News: Xboned

PlayStation 4 vs Xbox One
PS4 comes out on top of the Xbox One.

Microsoft’s Albert Penello Surfaces to Lie Some More

In light of the 40-50% power advantage that the PS4 enjoys over the Xbone, Microsoft’s senior director of product planning [and sophistry], Albert Penello, took to NeoGAF during the lead-up to the next-gen launch in order to repeatedly make the ludicrous claim that the PS4’s blatantly superior specs did not translate into real world performance, while sowing various other forms of FUD. After being repeatedly told that he was full of shit [on account of being full of shit] this abortive exercise culminated in Penello going off on a rant wherein he demanded an apology from all of NeoGAF if it turned out that the performance difference between the PS4 and Xbone was actually marginal.

I do want to point out, this original discussion started with me saying, “Games on both systems look great. Look at Forza, Rise, Dead Rising, etc. All next-gen, on par or better than anything out there. We believe this 50% number is overstated”

Then people said, “that’s subjective, we want proof”

So I explain that we have people on the team who are very experienced optimizing tools and development for graphics (DirectX, etc.) because we are a SW company, and that we have balance in the system in other places that equalize the playing field.

Then it’s said that was all hokum, you’re just spinning, we want math and more detail to prove what you’re saying.

So at THIS point – I go talk to someone. “Hey, you helped design our system. You’re a sr. technical leader at Microsoft. You’re sitting with 3rd party developers right now who are working on both systems. Can you give me some points to help explain why nobody is seeing this rumored 50% delta”

Then I publish the points, so now I have GAF telling me a developer working on our system is wrong, and that I should just let the games speak for themselves.

Which is where I started. And since my attempts to provide more direct lines of information aren’t considered truthful, because I’m not the source.. then I agree we are back where we started.

I will ask two questions of the detractors, honest questions.

1. What piece of information would you want that I could provide that would convince you there is not a huge delta in performance?
2. If it comes out after we launch that the difference between 3rd party games is maybe single-digit FPS between the two platforms, will I get an apology or concession?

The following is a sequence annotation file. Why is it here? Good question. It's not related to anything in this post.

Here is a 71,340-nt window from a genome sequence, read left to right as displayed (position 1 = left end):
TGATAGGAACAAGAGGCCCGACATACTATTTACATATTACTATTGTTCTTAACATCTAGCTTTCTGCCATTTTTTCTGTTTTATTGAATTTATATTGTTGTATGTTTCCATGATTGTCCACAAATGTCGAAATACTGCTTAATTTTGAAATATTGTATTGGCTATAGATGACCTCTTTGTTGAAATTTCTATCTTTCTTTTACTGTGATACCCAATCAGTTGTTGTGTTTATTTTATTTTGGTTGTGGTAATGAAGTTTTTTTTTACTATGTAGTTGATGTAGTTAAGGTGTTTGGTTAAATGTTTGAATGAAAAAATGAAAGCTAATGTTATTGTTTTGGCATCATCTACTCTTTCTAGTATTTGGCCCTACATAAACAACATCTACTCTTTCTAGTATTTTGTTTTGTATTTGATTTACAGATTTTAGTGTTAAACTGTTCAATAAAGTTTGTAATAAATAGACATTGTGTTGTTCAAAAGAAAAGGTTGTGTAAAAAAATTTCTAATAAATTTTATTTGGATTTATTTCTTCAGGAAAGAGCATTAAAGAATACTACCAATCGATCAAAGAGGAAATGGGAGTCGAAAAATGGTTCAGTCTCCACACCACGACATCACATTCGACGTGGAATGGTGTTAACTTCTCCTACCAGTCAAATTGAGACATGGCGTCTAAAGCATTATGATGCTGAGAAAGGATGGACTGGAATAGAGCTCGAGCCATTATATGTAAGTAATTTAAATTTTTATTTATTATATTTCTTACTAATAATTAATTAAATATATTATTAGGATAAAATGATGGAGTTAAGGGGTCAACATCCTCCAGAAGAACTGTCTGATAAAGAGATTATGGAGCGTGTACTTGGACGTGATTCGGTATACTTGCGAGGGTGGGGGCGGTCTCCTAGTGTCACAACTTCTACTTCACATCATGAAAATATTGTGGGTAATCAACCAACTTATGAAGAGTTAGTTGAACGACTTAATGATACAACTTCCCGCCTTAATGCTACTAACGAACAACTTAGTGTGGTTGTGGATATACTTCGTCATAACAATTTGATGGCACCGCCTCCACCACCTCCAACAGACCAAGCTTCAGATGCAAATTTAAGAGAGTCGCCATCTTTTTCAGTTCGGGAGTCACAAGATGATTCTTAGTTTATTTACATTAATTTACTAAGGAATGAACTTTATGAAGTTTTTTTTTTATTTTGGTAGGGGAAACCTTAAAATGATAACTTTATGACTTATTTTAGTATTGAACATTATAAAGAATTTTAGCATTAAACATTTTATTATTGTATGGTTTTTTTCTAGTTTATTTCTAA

Needless to say NeoGAF was never in any real danger of having to apologise to Penello, and many members are in fact waiting for their own apology from Penello, or at the very least for him to give account for his outlandish claims. Alas, Albert Penello went missing from NeoGAF right after the launch of the Xbone, when it became apparent that many of the more technically ambitious games struggled to hit 1080p on Microsoft’s console, with a number of them running at the last-gen standard of 720p.

This week, as it turns out, Penello decided to emerge from Microsoft HQ – not, alas, in order to provide NeoGAF with a richly deserved apology at having to tolerate his bullshit, but instead to blatantly spout more of his untruths. According to Panello not only are the vast majority of multi-platform games identical across both systems, but the Xbone is also host to the most graphically impressive title on any platform [in the form of British elephant simulator, Ryse].

Look, I had a lot of time to think about this and I believe in what I said. I believe that the differences between the boxes [PS4 and Xbox One] is not all that great and I know what is going behind the scenes and I have access to more information about some of this thing than a lot of people. Sometimes people tend to neglect the points that are in my favor and they like to highlight the points that tell me I am wrong. I still think Ryse is still the best looking game on any platform. Period. End of story.

I think if you look at the title which we launch, which were multiplatform titles, The bulk of them were the same. I think there were 12 titles released on both platforms [PS4 and Xbox One], leaving three all of them had the same performance on both boxes. Everybody wants to focus on frame rate, there is the Tomb Raider, there is a resolution thing going on and OK, there could be a lot of reasons why that could be true but we are just a [few] weeks in, we just shipped, it’s a long generation. People who bought an Xbox One are going to be in for an awesome generation of games that are only going to get better. I think these little things get way overblown versus like the quality of the games and the real differences in experiences which are pretty minor.

Like a mother with an ugly child, Albert Penello thinks that his baby is the cutest, yet, like a mother with an ugly child, he is also wrong. In terms of core graphics Ryse is certainly a pretty game, yet in order to accommodate the visuals the game had to run at 30fps in a 900p resolution, and the game itself was little more than a succession of smallish interconnected rooms. Contrast that with Killzone: Shadow Fall, which [arguably] looks better in terms of core graphics alone, and yet is comprised of large open-ended levels which are displayed in 1080p at 30fps during the campaign, and in 1080p at 60fps for the multi-player.

More perplexing still is Penello’s insistence that most of the launch multiplatform titles were identical across both platforms. Certainly, there was Need for Speed: Rivals which achieved platform parity, along with [presumably] a handful of EA Sports titles which were released – but the only other content which could reasonably said to achieve platform would [likely] be Indy content. In contrast to that, the year’s biggest multiplatform action games [Call of Duty: Ghosts, Battlefield 4, Assassin’s Creed IV: Black Flag] all ran at a resolution deficit on the Xbone platform.

Tomb Raider XBox One Fake Cover Art